Today I read an article discussing the possible criminal legal implications of the flourishing anti-trans bathroom bills. The article discussed the possible pitfalls of enforcement (there are many) and the possible legal grounds for fighting back (not as many as we’d hope). This is one of the many articles I’ve read on the subject in the past year or two. Honestly, I spend way too much time thinking about the bathroom. Lately, because of these bills, I’ve been thinking about the bathroom in academic settings. In the fight against these bathroom bills there are so many questions and possibilities that it is difficult to keep up with the bills themselves, much less with new ideas and articles published. What are the legal arguments being made? What are their strengths? Weaknesses? How can we appeal? Should we appeal? When? In what court?
I also, however, think about which bathroom I will use every single day. This has been true for at least the past two or three years, since I have adopted a masculine gender expression. I am not trans. I am a butch woman. Because I identify as a woman, I use the women’s restroom. Just a quick note before this next bit, I realize that I have a lot of privilege in a lot of ways. Telling my story isn’t meant to be representative or to suggest that I understand what it’s like to be trans. I hope only that it can give one example of an experience of the trials of using public restrooms as a person who does not fit with gender expectations.
Because of my gender presentation, using the restroom has become an often-exhausting affair. Some examples: Women regularly stare at me, from start to finish, or at least until I find some excuse to say something, so that they can hear the femininity in my voice and relax. I try to say something in every restroom I enter. Women will walk into the restroom, see me, and go check to make sure they haven’t gone into the wrong room. Sometimes they do this reflexively; other times they do it pointedly. Women will not-whisper about me, giggle about me, or shy away from me. Women will say to me, kindly or angrily or as a joke, “This is the women’s room.” When I respond, “I am a woman,” or “Thanks,” or, if I’m particularly exhausted, “I know,” the reactions range from embarrassment to laughter to scorn. Oh, and I once had a man try to physically pull me from a women’s room.
I am grateful when I can use the bathroom at home, but as I am a person in the world, I often need to use public facilities. This means hoping for gender-neutral facilities, the frequent internal debates about whether to attempt the men’s room, or asking myself if I can hold it. It may not seem like a big deal, but the constant questioning and the constant stares are exhausting, and they have a purpose, whether those who issue them acknowledge it or not. They are meant to convey to me that I do not belong.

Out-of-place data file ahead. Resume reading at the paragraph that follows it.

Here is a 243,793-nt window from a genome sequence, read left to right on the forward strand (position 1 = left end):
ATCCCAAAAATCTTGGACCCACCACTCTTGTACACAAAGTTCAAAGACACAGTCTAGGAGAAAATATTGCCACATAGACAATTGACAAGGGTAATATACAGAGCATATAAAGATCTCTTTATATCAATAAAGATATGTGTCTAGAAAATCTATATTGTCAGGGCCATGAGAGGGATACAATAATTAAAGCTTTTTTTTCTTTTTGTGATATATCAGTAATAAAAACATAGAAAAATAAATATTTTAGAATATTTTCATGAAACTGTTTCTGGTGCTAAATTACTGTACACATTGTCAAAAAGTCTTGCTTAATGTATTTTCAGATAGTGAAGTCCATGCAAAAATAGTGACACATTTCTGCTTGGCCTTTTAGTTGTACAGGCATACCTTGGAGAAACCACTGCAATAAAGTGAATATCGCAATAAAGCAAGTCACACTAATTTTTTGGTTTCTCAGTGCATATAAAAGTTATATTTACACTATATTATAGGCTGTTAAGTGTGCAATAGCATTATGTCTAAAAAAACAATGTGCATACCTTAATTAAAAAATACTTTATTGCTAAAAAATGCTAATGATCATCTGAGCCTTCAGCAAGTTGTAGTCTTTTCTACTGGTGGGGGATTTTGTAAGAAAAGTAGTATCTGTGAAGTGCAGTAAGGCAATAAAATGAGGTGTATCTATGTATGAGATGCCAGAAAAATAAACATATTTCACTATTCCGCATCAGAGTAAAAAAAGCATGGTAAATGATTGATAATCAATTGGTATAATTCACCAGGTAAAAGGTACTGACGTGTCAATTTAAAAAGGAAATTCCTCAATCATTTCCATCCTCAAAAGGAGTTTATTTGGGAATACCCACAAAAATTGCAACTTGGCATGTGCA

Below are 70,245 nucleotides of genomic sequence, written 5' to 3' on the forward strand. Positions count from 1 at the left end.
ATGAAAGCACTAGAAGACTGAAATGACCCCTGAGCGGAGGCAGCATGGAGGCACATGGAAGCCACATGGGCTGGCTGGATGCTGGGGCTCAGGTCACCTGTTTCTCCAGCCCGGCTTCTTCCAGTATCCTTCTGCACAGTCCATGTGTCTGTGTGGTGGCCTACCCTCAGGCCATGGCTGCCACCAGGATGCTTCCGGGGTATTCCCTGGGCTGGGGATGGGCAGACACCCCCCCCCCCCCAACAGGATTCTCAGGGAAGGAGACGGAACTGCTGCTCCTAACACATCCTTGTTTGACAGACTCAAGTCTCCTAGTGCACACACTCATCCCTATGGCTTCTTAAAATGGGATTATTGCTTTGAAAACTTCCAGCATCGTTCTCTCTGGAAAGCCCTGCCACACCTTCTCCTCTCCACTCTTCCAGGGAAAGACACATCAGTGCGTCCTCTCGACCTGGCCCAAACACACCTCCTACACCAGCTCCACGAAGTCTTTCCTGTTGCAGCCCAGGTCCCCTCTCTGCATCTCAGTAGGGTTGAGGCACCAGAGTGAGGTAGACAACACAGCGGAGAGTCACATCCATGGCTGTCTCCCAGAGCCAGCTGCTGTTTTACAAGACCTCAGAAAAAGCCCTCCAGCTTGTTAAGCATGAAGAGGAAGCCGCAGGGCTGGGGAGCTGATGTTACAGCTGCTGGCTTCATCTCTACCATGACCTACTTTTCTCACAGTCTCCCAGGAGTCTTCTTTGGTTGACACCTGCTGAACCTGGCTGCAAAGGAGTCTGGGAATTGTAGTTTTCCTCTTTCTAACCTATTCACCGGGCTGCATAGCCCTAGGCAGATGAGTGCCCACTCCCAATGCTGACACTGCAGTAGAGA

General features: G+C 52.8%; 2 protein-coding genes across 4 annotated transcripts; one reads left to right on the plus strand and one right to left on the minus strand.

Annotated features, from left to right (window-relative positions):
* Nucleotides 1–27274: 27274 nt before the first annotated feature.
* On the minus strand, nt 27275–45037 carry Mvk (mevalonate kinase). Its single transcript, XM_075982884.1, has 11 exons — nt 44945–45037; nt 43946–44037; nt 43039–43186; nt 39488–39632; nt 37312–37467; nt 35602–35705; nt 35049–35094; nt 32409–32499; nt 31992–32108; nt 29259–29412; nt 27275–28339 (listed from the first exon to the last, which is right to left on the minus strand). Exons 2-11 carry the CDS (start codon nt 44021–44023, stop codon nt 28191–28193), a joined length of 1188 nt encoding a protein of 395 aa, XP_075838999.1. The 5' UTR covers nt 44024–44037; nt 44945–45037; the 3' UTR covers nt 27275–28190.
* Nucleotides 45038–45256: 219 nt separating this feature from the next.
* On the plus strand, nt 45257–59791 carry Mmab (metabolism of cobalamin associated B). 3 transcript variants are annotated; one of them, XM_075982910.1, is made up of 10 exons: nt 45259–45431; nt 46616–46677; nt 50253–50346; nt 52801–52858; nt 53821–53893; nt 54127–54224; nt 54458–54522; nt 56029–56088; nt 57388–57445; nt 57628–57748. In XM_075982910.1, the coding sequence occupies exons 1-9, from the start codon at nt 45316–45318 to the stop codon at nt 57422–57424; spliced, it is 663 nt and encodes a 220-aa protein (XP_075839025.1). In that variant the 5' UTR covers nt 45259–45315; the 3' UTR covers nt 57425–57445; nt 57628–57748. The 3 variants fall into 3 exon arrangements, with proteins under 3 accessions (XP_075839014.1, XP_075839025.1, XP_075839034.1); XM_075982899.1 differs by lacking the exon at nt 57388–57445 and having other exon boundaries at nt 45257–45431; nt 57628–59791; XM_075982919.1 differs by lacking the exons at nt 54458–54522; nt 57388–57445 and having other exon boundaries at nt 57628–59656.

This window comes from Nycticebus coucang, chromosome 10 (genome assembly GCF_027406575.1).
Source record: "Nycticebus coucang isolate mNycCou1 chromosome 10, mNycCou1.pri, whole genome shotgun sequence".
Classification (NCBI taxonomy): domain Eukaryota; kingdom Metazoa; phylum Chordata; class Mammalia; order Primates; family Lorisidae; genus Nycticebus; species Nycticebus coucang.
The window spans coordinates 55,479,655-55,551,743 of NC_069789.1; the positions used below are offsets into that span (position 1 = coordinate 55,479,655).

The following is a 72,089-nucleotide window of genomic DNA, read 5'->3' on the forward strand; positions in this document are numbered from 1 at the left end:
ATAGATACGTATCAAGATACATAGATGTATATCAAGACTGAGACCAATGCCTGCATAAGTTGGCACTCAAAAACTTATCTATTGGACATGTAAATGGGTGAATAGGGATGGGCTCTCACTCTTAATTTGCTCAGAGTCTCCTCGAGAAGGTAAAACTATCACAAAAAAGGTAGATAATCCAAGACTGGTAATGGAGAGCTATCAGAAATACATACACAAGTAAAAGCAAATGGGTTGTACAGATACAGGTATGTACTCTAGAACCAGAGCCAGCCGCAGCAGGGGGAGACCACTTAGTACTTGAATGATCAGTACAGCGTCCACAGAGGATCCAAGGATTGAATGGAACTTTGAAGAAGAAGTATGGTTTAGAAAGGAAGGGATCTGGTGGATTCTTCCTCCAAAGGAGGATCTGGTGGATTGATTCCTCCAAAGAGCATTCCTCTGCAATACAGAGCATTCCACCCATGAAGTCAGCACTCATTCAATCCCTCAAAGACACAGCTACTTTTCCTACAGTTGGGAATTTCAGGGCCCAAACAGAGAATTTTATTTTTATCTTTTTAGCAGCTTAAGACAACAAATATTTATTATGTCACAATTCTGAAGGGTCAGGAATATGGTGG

In the debate over the bathroom bills, there have been a series of well-meaning memes and articles circulated with titles like, “Do you want me in your women’s room?” with a picture of a hairy and muscled trans man taking a selfie in the mirror. One news anchor asked a proponent of the bills whether he wanted Laverne Cox, another guest, to go to the men’s room. The point is well taken. Many trans people can pass easily and it would be bizarre and disconcerting to see them in the restroom of the sex they were assigned at birth.
Unfortunately for me, and for trans and gender non-conforming people who have it a lot harder than I do, it is already difficult to go to the restroom of our choice because we look like we do not belong. Circulating memes that reinforce the idea that men and women must and always look a certain way may make a politically advantageous point about trans people who can and choose to pass or about cisgender men and women who fall in line with expectations of gender expression. Still, it makes the point at the expense of others in the community. What does that meme do but reinforce to the women who stare at me that I don’t belong there.
Going to the bathroom in public isn’t a new problem for queer folks. Queer theorists have been writing about this for decades. See, for example, Jack Halberstam’s “The Bathroom Problem” (1998). Halberstam argues that the bathroom isn’t just a bathroom; rather, it’s a place where ideas about gender are perpetuated and enforced. It’s not accidental that gender non-conforming people, butch women, feminine men, and genderqueer folks are made to feel uncomfortable or afraid. It’s the intentional function of a system that seeks to make individuals conform to expectations of gender and sexuality for the maintenance of certain systems of power. The new bathroom bills are codifying very old dynamics. It’s not likely that trans people who can pass are at the highest risk. It’s those who cannot or do not want to pass – those who will, at best, be questioned, called perverts, or thrown out. The message is clear: the best way to avoid violence is to conform.
Fighting the bathroom bills is important for any number of reasons, but we should be critical of the tools we use. Playing into the idea that being trans means any one thing, that being a man or a woman or a person should mean any one thing, leaves those who do not fit in the assigned boxes even more vulnerable. At the core of the bathroom bills are the ideas that gender can and should be policed and that variance is indicative of perversion and danger. From the time butch dykes and drag queens threw bricks and heels at Stonewall, our community has publicly resisted this. I hope that we continue to break walls down instead of attempting to reinforce them.
Sarah grew up in Mississippi and is currently studying at Harvard Law School. After pursuing her undergraduate degree at Rhodes College and a year abroad as a Thomas J. Watson Fellow, Sarah plans to continue her work with queer people through a career in public interest law. Read more about Sarah here.